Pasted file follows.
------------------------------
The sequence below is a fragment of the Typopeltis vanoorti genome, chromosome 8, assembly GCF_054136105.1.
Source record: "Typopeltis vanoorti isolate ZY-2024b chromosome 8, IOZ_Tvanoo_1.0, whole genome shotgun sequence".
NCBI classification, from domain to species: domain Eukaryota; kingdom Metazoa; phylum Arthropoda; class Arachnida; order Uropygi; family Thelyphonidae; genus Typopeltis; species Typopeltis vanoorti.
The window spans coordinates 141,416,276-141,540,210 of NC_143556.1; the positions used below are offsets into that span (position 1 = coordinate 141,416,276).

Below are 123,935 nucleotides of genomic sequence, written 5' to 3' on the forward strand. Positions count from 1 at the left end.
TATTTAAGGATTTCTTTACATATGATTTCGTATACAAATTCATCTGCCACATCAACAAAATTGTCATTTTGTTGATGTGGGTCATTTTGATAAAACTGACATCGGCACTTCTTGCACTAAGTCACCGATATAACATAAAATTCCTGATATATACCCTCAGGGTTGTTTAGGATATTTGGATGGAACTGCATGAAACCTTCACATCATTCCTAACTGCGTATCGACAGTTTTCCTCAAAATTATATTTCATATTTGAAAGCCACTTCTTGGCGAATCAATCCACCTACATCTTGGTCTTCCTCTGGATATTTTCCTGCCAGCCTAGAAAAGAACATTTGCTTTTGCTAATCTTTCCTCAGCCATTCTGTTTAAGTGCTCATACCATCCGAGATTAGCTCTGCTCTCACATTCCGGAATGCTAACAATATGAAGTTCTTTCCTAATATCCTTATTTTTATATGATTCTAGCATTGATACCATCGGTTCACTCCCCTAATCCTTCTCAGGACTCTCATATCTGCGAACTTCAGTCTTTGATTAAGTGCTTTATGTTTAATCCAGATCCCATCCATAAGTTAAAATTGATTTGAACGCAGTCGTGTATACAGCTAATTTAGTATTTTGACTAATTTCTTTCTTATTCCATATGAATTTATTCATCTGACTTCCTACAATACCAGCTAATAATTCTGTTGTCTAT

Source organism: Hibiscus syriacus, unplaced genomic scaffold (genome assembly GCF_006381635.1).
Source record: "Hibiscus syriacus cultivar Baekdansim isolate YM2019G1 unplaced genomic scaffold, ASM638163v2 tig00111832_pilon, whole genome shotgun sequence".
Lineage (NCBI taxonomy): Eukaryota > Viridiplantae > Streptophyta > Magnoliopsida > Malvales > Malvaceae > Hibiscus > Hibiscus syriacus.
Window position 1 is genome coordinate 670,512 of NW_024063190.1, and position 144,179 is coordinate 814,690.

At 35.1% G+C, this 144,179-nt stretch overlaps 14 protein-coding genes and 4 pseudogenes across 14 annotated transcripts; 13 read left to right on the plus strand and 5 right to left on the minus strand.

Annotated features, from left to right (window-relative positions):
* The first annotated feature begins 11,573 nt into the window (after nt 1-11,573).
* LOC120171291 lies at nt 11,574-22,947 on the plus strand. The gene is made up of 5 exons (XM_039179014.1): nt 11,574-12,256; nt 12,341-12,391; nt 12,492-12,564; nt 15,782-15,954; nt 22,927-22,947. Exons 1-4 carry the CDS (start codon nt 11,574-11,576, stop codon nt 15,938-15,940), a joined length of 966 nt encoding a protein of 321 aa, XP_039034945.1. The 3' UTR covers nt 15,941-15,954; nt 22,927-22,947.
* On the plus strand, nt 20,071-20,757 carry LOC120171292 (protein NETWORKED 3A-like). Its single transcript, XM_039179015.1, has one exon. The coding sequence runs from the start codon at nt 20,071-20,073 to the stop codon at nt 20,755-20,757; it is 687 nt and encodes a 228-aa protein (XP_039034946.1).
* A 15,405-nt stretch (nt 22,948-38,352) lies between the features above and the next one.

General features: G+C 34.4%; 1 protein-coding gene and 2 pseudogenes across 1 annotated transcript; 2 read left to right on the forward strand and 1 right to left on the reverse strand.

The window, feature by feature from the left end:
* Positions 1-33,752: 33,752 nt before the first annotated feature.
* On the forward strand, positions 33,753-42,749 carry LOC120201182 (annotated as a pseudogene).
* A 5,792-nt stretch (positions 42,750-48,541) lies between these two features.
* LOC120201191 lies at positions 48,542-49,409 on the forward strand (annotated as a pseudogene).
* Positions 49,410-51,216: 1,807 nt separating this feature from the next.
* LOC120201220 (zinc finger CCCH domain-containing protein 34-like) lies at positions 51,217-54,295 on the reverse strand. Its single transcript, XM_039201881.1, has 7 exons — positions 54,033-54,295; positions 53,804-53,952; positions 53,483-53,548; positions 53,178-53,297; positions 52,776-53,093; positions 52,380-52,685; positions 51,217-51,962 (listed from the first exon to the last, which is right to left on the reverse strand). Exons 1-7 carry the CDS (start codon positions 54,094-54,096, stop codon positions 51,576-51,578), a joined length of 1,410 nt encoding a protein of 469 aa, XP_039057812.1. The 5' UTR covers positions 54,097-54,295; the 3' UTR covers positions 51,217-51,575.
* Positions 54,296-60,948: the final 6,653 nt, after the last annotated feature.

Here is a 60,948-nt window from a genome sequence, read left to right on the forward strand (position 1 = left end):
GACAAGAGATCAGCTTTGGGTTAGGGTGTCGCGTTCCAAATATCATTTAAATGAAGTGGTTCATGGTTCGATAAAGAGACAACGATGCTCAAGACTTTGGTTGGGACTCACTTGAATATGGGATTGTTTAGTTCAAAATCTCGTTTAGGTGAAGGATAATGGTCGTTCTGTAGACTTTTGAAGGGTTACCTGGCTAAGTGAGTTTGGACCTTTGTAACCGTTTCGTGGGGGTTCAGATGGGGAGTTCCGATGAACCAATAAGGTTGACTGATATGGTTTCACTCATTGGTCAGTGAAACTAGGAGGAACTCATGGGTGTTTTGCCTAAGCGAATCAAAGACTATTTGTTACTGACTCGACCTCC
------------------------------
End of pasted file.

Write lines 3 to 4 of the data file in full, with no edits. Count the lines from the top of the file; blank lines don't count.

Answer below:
NCBI classification, from domain to species: domain Eukaryota; kingdom Metazoa; phylum Arthropoda; class Arachnida; order Uropygi; family Thelyphonidae; genus Typopeltis; species Typopeltis vanoorti.
The window spans coordinates 141,416,276-141,540,210 of NC_143556.1; the positions used below are offsets into that span (position 1 = coordinate 141,416,276).